FDA: add “Shingles” as “Side Effect”
FDA sent a letter to Merck Sharp & Dohme Corp. August 28, 2014:
We have approved your request (to) update the Package Insert, Section 6.3 Postmarketing Experience to include “infections and infestations: Herpes zoster (vaccine strain)” and to update the Patient Package Insert to include “Shingles” in the “What are the possible side effects of ZOSTAVAX?” section.
The Magic Bullet: Vaccination
Years of propaganda touting the influenza vaccine every “flu season” have turned many of us into Pavlovian dogs that salivate at the sound of a bell because we’ve been taught to associate it with dinner. We have all been “taught” for decades to associate vaccines with the eradication of some natural malady or other. When we hear the latest vaccine advertising pitch – which cleverly doesn’t sound like advertising – and always leads with the horrors of what is going to happen to us if we don’t vaccinate, we can’t wait to run to Wal-Mart or Walgreen’s or to our own doctors to preempt this terrible scourge with the magic vaccine bullet.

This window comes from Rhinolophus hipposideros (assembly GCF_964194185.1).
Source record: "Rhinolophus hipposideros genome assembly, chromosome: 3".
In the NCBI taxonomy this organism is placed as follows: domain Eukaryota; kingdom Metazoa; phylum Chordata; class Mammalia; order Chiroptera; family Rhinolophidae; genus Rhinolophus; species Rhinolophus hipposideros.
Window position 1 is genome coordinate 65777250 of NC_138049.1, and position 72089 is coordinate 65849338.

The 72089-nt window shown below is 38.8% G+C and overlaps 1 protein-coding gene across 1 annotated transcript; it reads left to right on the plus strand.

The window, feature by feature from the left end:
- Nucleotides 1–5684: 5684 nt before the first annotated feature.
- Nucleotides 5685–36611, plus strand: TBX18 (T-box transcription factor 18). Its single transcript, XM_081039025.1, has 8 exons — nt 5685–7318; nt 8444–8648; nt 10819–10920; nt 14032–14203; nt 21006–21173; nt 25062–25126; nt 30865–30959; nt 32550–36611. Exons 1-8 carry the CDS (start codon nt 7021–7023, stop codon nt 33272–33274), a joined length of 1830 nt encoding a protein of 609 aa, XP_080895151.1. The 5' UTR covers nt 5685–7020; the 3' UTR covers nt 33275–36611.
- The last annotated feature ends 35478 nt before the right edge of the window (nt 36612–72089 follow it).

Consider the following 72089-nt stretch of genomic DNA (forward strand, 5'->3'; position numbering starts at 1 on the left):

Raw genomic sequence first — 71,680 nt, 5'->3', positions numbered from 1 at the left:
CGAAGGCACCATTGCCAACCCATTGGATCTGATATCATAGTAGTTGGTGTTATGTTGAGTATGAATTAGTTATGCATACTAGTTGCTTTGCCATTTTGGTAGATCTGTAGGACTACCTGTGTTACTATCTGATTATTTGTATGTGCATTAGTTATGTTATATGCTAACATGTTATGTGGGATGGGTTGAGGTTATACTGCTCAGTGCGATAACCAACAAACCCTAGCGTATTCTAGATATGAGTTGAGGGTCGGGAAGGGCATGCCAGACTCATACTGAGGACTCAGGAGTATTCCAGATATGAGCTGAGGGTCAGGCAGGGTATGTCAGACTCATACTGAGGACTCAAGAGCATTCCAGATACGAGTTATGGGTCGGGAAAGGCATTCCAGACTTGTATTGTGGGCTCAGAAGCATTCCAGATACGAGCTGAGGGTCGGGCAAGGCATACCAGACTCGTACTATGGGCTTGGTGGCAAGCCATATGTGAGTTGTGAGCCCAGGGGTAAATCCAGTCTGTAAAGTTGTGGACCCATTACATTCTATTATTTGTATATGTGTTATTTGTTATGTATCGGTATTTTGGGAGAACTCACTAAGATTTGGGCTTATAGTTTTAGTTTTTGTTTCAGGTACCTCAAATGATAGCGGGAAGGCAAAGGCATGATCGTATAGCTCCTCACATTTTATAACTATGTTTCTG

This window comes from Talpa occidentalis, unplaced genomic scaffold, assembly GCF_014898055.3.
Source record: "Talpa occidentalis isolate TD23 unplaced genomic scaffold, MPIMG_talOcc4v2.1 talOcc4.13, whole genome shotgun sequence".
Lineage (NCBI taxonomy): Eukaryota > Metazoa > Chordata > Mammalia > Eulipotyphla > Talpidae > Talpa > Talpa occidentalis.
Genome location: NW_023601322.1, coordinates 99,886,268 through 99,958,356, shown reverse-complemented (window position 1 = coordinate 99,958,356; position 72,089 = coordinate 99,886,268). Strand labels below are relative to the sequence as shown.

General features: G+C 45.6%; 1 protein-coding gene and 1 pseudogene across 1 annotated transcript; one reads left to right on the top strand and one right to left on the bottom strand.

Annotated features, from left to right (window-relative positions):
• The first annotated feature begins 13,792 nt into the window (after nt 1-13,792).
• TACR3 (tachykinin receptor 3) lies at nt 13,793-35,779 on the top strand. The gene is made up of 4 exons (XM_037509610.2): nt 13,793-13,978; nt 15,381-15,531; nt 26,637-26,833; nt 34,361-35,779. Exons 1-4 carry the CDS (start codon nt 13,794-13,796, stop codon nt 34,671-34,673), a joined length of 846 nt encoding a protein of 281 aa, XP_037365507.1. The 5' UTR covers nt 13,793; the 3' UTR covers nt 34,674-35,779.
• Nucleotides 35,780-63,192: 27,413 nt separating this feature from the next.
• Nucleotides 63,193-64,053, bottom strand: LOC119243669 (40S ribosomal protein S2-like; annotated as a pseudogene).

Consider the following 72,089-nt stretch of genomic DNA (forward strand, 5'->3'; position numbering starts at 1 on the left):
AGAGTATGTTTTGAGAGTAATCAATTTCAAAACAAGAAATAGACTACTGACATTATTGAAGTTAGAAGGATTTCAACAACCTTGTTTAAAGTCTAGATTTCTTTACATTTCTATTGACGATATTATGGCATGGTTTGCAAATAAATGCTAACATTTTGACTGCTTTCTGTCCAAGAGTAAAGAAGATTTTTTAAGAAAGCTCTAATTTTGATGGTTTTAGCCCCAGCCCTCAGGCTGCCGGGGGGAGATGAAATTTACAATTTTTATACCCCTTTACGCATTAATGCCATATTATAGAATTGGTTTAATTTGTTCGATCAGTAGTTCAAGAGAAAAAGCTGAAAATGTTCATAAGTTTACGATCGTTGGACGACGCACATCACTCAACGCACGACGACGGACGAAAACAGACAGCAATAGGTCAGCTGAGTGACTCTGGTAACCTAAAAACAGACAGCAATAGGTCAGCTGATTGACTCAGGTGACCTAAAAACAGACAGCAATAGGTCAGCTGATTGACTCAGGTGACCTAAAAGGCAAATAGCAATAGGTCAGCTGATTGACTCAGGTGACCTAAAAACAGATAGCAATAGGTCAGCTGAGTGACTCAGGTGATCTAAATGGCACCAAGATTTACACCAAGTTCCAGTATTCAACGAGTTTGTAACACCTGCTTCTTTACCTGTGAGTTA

Problem, Reaction, Solution
It is the oldest advertising trick in the book – a riff off the old Hegelian Dialectic: Problem, Reaction, Solution – and the most effective. In the case of the shingles vaccine, we are shown horrific pictures of people uglified with red skin rashes, and given their horror stories of the terrible pain associated with shingles. Sometimes the pictures are animated reproductions, or something, but we get the idea: Yikes! How do I keep this terrible thing from happening to me? Help! (Shingles can be a problem, of course, but it’s also a complete non sequitur to imagine this Zostavax vaccine is the answer; let’s stay focused.)
Help is on the way, of course, with the magic of vaccines. Whether you favor left-leaning propaganda from MSNBC, say, or the New York Times, or whether you prefer right-leaning flavor from Fox News or The Wall Street Journal, the answer is the same: Get yourself vaccinated and you can once again sleep the sleep of the righteous.
Shingles Vaccine causes Shingles
The problem is that shingles vaccine, in this case, doesn’t work very well. And just one more small thing, hardly worth a mention, really: The shingles vaccine can give you the very disease its maker and media pushers claim it will protect you from.
But forget all that. Pay no attention to that man behind the curtain. Just go ahead and play it like the vaccine lottery. Those shingles vaccine “side effects” are so rare, every major media outlet will tell you, and the horrors of shingles so great, that the vaccine is worth the risk.
Just take your marching orders and go get yourself vaccinated. Don’t make waves. Don’t ask wearisome questions. Follow the herd.